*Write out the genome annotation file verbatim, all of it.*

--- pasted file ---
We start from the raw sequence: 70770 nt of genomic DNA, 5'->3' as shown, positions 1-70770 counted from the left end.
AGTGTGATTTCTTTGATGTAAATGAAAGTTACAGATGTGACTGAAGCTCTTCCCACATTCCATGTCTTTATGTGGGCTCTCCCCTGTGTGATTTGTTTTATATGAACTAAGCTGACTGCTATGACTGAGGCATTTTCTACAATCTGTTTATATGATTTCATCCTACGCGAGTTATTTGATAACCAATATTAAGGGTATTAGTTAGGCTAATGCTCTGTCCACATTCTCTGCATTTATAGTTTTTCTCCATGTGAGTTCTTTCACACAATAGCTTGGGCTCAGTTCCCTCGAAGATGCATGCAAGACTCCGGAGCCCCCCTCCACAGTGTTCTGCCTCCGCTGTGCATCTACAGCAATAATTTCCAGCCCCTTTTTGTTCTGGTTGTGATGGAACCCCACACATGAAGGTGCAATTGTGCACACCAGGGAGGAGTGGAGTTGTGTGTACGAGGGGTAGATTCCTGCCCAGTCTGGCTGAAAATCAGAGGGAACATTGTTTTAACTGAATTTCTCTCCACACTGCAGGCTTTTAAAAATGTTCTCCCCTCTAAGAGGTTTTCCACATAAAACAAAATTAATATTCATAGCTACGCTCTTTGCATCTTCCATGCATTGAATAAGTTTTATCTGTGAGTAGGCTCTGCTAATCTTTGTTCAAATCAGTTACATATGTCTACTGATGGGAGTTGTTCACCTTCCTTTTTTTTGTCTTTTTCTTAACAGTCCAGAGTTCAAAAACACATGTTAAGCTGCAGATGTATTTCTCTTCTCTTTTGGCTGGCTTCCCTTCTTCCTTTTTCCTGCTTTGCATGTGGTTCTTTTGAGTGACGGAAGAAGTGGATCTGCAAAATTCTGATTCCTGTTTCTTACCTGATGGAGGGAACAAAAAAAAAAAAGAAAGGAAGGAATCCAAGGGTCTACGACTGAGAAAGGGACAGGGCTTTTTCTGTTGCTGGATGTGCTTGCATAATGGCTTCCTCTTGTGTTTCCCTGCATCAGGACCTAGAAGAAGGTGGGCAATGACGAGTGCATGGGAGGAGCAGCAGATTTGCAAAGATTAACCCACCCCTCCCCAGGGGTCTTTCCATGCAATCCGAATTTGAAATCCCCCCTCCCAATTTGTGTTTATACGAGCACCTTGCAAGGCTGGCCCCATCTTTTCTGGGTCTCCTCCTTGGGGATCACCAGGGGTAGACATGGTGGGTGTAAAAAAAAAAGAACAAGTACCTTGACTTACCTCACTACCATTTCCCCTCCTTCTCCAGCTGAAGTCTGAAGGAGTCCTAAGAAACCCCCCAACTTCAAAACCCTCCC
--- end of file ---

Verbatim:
We start from the raw sequence: 70770 nt of genomic DNA, 5'->3' as shown, positions 1-70770 counted from the left end.
AGTGTGATTTCTTTGATGTAAATGAAAGTTACAGATGTGACTGAAGCTCTTCCCACATTCCATGTCTTTATGTGGGCTCTCCCCTGTGTGATTTGTTTTATATGAACTAAGCTGACTGCTATGACTGAGGCATTTTCTACAATCTGTTTATATGATTTCATCCTACGCGAGTTATTTGATAACCAATATTAAGGGTATTAGTTAGGCTAATGCTCTGTCCACATTCTCTGCATTTATAGTTTTTCTCCATGTGAGTTCTTTCACACAATAGCTTGGGCTCAGTTCCCTCGAAGATGCATGCAAGACTCCGGAGCCCCCCTCCACAGTGTTCTGCCTCCGCTGTGCATCTACAGCAATAATTTCCAGCCCCTTTTTGTTCTGGTTGTGATGGAACCCCACACATGAAGGTGCAATTGTGCACACCAGGGAGGAGTGGAGTTGTGTGTACGAGGGGTAGATTCCTGCCCAGTCTGGCTGAAAATCAGAGGGAACATTGTTTTAACTGAATTTCTCTCCACACTGCAGGCTTTTAAAAATGTTCTCCCCTCTAAGAGGTTTTCCACATAAAACAAAATTAATATTCATAGCTACGCTCTTTGCATCTTCCATGCATTGAATAAGTTTTATCTGTGAGTAGGCTCTGCTAATCTTTGTTCAAATCAGTTACATATGTCTACTGATGGGAGTTGTTCACCTTCCTTTTTTTTGTCTTTTTCTTAACAGTCCAGAGTTCAAAAACACATGTTAAGCTGCAGATGTATTTCTCTTCTCTTTTGGCTGGCTTCCCTTCTTCCTTTTTCCTGCTTTGCATGTGGTTCTTTTGAGTGACGGAAGAAGTGGATCTGCAAAATTCTGATTCCTGTTTCTTACCTGATGGAGGGAACAAAAAAAAAAAAGAAAGGAAGGAATCCAAGGGTCTACGACTGAGAAAGGGACAGGGCTTTTTCTGTTGCTGGATGTGCTTGCATAATGGCTTCCTCTTGTGTTTCCCTGCATCAGGACCTAGAAGAAGGTGGGCAATGACGAGTGCATGGGAGGAGCAGCAGATTTGCAAAGATTAACCCACCCCTCCCCAGGGGTCTTTCCATGCAATCCGAATTTGAAATCCCCCCTCCCAATTTGTGTTTATACGAGCACCTTGCAAGGCTGGCCCCATCTTTTCTGGGTCTCCTCCTTGGGGATCACCAGGGGTAGACATGGTGGGTGTAAAAAAAAAAGAACAAGTACCTTGACTTACCTCACTACCATTTCCCCTCCTTCTCCAGCTGAAGTCTGAAGGAGTCCTAAGAAACCCCCCAACTTCAAAACCCTCCC